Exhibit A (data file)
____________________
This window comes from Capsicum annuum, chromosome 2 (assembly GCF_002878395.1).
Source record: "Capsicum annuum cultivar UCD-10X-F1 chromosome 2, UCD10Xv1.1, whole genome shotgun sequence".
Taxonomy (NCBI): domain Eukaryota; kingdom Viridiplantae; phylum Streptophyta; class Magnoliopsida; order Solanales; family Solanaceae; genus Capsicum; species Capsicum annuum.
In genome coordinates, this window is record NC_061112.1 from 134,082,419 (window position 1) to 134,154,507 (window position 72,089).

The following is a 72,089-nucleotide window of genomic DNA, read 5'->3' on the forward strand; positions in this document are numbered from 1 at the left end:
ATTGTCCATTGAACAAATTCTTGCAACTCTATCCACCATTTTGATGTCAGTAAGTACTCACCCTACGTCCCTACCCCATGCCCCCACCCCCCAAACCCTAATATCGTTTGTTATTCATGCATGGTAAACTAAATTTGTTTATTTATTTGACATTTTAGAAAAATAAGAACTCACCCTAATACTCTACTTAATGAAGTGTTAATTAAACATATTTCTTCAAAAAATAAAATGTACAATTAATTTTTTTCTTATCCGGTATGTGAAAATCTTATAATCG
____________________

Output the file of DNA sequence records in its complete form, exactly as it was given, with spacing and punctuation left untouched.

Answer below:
This window comes from Capsicum annuum, chromosome 2 (assembly GCF_002878395.1).
Source record: "Capsicum annuum cultivar UCD-10X-F1 chromosome 2, UCD10Xv1.1, whole genome shotgun sequence".
Taxonomy (NCBI): domain Eukaryota; kingdom Viridiplantae; phylum Streptophyta; class Magnoliopsida; order Solanales; family Solanaceae; genus Capsicum; species Capsicum annuum.
In genome coordinates, this window is record NC_061112.1 from 134,082,419 (window position 1) to 134,154,507 (window position 72,089).

The following is a 72,089-nucleotide window of genomic DNA, read 5'->3' on the forward strand; positions in this document are numbered from 1 at the left end:
ATTGTCCATTGAACAAATTCTTGCAACTCTATCCACCATTTTGATGTCAGTAAGTACTCACCCTACGTCCCTACCCCATGCCCCCACCCCCCAAACCCTAATATCGTTTGTTATTCATGCATGGTAAACTAAATTTGTTTATTTATTTGACATTTTAGAAAAATAAGAACTCACCCTAATACTCTACTTAATGAAGTGTTAATTAAACATATTTCTTCAAAAAATAAAATGTACAATTAATTTTTTTCTTATCCGGTATGTGAAAATCTTATAATCG